I talked to Shaq Wiggins, Damian Swann, Jordan Jenkins and Aaron Murray. All four expressed the same sentiment. It has been a tough few weeks, but the team must unite together.
“We have had a lot go against us this season, but we will just have to go game-by-game. But our goal is still the same,” Wiggins declared.
Swann shared the same sentiments, saying that “This loss really hurts, but we’re not going to quit fighting. We’re going to get better together.”
“Definitely very stunning, it’s hard. But like I said, it’s a good open week for us. We got to get healthy and got to get guys working a little harder this week, next week and then get ready to finish off strong,” Murray added.
“This hurts, but we got to put this one behind us and find a way to turn this season around,” Jenkins stated.
During Mark Richt’s post-game press conference, he would state repeatedly that the players and coaches must bind together and become stronger together. But this was more than coach talk. This is their reality.
Sunday morning I woke up and toured the usual Georgia Bulldogs message boards. The theme was the same—the “Doomsday Dawgs” were out in full force. Richt must be fired. Todd Grantham and Mike Bobo must be fired. Forget that they have won two consecutive divisional crowns and still have an outside shot at three.
Players were being criticized, and there were several calls to go ahead and replace Murray with backup Hutson Mason.
Had they forgotten that, for most of the game, UGA was without its top three wide receivers, top two running backs, two starting safeties and top pass-rushing lineman?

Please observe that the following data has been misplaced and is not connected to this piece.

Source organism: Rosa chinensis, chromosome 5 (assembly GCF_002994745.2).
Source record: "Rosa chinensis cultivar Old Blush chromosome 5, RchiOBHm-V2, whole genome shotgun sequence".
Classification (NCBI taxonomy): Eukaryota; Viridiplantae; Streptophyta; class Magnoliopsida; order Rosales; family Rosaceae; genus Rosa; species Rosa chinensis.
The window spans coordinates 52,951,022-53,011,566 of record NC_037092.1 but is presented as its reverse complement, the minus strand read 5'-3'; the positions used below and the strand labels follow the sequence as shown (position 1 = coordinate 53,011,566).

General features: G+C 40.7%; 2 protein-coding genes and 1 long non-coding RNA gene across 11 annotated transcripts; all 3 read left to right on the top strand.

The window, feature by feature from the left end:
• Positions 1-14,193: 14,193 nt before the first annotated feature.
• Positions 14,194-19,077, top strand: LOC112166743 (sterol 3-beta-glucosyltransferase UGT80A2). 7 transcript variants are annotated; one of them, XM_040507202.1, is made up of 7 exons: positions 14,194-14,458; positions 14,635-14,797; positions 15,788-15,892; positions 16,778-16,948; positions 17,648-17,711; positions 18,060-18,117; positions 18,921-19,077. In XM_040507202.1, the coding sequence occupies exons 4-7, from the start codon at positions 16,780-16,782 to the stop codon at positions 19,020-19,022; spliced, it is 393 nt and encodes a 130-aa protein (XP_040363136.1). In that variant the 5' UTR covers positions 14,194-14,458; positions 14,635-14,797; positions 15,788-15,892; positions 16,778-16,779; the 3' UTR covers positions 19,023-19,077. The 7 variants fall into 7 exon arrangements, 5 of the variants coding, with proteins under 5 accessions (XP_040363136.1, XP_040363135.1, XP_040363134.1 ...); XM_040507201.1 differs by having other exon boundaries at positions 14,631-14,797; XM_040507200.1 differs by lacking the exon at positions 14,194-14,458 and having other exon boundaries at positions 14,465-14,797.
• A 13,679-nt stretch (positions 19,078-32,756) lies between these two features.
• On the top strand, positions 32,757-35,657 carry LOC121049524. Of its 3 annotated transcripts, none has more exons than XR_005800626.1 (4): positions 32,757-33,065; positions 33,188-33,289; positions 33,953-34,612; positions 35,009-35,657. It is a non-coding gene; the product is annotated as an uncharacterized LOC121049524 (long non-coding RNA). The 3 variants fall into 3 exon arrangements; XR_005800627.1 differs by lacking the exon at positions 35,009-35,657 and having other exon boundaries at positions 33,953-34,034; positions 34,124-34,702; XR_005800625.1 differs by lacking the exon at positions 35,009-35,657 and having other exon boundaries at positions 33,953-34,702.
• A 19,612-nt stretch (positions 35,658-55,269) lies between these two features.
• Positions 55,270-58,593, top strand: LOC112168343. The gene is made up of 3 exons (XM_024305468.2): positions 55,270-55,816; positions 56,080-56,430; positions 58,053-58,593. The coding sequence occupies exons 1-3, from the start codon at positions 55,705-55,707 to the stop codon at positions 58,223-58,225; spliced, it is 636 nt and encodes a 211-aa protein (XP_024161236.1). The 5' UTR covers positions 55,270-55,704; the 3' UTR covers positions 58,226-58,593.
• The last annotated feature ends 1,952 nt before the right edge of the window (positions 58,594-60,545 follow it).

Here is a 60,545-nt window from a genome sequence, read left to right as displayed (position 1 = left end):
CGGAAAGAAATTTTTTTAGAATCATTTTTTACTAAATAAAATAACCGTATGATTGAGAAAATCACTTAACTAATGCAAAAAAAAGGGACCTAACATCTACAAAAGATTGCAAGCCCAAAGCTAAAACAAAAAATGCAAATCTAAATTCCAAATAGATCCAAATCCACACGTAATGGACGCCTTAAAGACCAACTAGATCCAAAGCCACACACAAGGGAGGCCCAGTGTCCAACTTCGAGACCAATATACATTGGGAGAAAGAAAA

To be honest, I was sickened by the responses. This is not a team that was missing players like 2012 because of suspensions for off-field issues. This wasn’t the 2011 team that once had three running backs suspended for failing drug tests.
This is a team that is missing key players because they were injured while giving their all. This team deserves better, and they deserve your support, Bulldogs Nation.
This team has watched one teammate after another go down with injuries. Perhaps the players replacing the starters were not of the same caliber. However, they are working their butts off every play, and they deserve your support.
Should coaching changes be made at the end of the season? That is not my decision. However, all of that can wait until the offseason. Right now, the Bulldog fanbase needs to rally around its players and coaches.
I am convinced the Bulldogs players are going to rally around each other. My hope is the Bulldogs fanbase will as well.